Web Application Programming in PicoLisp

Web Application Programming in PicoLisp


4 min read

Up to now, all scripts we have discussed were fairly academic. They are nice to get solid PicoLisp skills, and to get the basics right. Nevertheless, in order to create something practical we need some things more in our toolbox.

This series will fill up some of these gaps by explaining the fundamentals of Web Application Programming in PicoLisp. We will cover how to write basic programs that can be viewed in the web browser.

We will not talk about application programming for mobile devices (maybe at a later point). If you're curious about that, check out the PicoLisp PilBox.

What is a Web Application?

There might be several definitions. In my understanding, the most basic requirement is that the user (client) can access it through the browser, typically via the internet.

The main advantage is that the user does not need a local PicoLisp installation to access the app.

Which components do we need? The typical technology stack of a web application consist of three parts:

  1. The front-end which typically handles the presentation of the application and the user interface,
  2. The web server (back-end) which handles the required infrastructure, actual content, and the communication with the database,
  3. And the database itself.

The front-end is the part of the program which is displayed in the web browser. Modern browser "speak" HTML, CSS and and also provide a JavaScript runtime-environment. The communication between client and server is handled by the HTTP-protocol or its encrypted counterpart HTTPS.

Front-end focused design: Pros and cons

There is a trend nowadays to handle a lot of the application logic in the front-end, with help of JavaScript frameworks like React, VueJS and so on. The advantage is that it is easier to create a full-responsive design (i. e. design that looks and feels good on smartphone, notebook, large-screen TV). A side-effect is that many of these web apps look kind of the same, because they all use more or less the same modules - which helps to make the user get used to even really weird stuff.


The downside is that these kind of apps are really heavy, and usually useless in a text browser. Some even cannot be viewed properly on older smartphones or with weak internet connection. And since the abstraction level is quite high, the developer usually has no idea what is really happening behind the scenes.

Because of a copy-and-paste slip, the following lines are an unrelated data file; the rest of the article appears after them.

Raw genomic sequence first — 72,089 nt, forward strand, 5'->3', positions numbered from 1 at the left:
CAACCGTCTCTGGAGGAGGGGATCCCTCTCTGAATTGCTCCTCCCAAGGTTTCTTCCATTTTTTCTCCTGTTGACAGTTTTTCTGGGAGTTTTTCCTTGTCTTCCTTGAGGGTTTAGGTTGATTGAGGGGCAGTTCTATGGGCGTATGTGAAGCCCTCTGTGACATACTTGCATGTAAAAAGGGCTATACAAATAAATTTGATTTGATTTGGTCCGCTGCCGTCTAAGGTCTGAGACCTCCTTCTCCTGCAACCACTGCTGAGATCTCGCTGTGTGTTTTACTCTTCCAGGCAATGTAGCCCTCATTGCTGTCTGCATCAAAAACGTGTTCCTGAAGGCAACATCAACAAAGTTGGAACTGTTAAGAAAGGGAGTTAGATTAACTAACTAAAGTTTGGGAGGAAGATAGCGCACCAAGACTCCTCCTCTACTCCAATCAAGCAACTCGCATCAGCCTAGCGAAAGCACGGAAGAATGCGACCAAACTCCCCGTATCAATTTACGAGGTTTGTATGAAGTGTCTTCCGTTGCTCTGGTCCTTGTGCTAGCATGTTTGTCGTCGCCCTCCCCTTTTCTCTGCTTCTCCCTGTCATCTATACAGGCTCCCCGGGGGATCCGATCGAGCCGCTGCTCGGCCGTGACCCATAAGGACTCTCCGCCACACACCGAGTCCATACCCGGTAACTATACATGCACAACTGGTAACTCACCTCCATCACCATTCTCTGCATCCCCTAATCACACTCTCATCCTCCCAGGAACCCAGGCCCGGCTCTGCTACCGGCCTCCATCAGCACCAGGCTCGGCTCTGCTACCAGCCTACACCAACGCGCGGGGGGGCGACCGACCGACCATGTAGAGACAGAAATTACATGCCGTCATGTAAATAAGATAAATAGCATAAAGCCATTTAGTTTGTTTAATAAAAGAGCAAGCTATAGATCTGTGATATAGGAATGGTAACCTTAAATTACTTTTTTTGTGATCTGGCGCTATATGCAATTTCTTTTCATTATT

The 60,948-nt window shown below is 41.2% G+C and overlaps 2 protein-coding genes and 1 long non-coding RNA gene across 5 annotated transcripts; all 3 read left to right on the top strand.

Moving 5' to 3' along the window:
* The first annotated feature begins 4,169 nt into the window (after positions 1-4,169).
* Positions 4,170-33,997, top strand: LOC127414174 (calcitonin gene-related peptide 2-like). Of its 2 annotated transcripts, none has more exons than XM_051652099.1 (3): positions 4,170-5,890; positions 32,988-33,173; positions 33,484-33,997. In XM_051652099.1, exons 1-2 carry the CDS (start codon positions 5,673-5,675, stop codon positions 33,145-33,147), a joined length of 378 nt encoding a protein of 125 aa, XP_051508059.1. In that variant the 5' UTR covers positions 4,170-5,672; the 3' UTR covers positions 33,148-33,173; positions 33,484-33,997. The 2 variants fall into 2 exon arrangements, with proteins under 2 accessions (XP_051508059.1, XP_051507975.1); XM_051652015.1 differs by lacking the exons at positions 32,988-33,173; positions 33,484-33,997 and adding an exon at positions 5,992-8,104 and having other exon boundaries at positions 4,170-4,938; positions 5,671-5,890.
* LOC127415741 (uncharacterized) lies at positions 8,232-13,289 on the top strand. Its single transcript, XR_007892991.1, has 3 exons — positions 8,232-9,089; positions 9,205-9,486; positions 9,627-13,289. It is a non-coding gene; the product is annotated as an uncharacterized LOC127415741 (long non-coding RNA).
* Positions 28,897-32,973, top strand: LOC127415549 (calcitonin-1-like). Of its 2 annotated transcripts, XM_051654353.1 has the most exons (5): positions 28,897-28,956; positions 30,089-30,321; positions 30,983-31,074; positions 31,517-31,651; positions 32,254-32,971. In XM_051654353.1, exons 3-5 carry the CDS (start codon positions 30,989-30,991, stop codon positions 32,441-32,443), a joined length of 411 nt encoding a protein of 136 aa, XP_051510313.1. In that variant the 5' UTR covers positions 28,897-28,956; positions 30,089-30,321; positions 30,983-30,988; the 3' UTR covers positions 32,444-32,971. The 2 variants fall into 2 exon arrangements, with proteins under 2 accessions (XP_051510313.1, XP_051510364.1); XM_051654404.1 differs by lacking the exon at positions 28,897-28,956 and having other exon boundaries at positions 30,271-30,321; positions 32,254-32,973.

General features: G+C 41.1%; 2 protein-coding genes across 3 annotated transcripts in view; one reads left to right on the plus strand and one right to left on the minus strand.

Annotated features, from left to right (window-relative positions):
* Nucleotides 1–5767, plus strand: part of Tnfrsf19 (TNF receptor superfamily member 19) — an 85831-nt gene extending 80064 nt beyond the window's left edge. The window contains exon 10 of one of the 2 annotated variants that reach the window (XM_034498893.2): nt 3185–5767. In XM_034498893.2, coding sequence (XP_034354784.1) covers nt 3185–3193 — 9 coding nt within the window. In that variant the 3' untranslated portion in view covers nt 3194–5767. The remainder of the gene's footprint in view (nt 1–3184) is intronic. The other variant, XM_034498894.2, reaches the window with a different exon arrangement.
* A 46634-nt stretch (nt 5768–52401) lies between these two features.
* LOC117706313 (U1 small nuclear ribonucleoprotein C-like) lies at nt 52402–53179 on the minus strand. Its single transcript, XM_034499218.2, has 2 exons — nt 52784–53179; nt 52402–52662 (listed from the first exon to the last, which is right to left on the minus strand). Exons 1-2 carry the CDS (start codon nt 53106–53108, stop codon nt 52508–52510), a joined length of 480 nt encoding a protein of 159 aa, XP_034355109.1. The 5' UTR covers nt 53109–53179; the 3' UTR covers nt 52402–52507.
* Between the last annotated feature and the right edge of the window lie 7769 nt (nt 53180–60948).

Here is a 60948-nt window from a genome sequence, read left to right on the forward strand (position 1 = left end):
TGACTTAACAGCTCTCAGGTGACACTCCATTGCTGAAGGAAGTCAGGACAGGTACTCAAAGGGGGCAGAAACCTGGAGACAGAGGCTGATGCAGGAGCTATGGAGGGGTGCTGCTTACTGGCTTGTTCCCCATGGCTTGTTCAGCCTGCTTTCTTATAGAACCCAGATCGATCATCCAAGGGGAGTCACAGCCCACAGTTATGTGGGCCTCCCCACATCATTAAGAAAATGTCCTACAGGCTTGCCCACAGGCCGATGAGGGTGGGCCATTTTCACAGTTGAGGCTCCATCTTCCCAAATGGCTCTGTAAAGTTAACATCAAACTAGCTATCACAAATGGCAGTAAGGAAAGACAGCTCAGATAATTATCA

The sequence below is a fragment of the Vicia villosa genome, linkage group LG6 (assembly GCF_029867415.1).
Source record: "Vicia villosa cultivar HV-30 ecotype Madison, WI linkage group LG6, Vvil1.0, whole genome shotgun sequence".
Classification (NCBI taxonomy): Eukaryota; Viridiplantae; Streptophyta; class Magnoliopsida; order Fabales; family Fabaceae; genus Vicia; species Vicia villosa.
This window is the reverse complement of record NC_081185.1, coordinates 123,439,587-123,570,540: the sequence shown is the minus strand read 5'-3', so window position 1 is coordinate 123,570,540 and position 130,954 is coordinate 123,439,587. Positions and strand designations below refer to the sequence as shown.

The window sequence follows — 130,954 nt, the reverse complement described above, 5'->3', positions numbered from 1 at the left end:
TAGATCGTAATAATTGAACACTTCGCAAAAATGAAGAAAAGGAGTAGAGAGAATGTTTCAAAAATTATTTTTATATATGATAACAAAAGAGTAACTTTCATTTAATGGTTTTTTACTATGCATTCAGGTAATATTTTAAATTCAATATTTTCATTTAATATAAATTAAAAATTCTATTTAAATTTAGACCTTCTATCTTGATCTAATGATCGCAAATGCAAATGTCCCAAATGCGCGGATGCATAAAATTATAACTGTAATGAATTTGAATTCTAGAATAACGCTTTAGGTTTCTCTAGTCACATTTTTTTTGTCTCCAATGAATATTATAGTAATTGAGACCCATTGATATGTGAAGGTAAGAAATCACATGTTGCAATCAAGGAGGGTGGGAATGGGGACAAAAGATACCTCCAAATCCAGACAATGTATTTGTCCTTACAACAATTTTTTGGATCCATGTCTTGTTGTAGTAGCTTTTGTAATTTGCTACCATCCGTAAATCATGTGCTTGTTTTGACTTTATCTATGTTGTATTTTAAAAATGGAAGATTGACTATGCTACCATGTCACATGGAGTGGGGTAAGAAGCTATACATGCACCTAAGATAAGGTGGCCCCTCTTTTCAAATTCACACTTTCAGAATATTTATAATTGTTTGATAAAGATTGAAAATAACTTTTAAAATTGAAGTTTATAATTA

Web Application in PicoLisp - What it is (and what not)

As you might know if you followed the blog up to now, the core of the PicoLisp philosophy is extremely minimalistic. This also applies to the web application.

You can write client, server and the database code purely in PicoLisp. Obviously the browser doesn't understand any PicoLisp at all, therefore the code is rendered server-side and then sent to the client (similar to other scripting languages like for example PHP). Like any other website, you can style the page using custom CSS and use the standard HTML elements. JavaScript is not needed, which can be interesting in environments where JavaScript is disabled due to security reasons.

One of the nice things in PicoLisp is that it is so small and minimalistic that you can understand what is happening (if you want to). Since the whole codebase is free, you can also extend and develop it based on your own needs, and it can be a great opportunity to learn and try out new things.

On the other hand, if you want to create a fancy, fully responsive web app in the shortest time possible, and you don't have any custom requirements for the logic behind, and you're also not curious to work more in PicoLisp, I admit that it might not be the right choice for you. In this case, you might be better off with VueJS or other frameworks that are trending at the moment.

What you should know already

I recommend that you have covered the basics of PicoLisp - for example by reading the "Beginner's Series" - and you should also know the basics of HTML and CSS .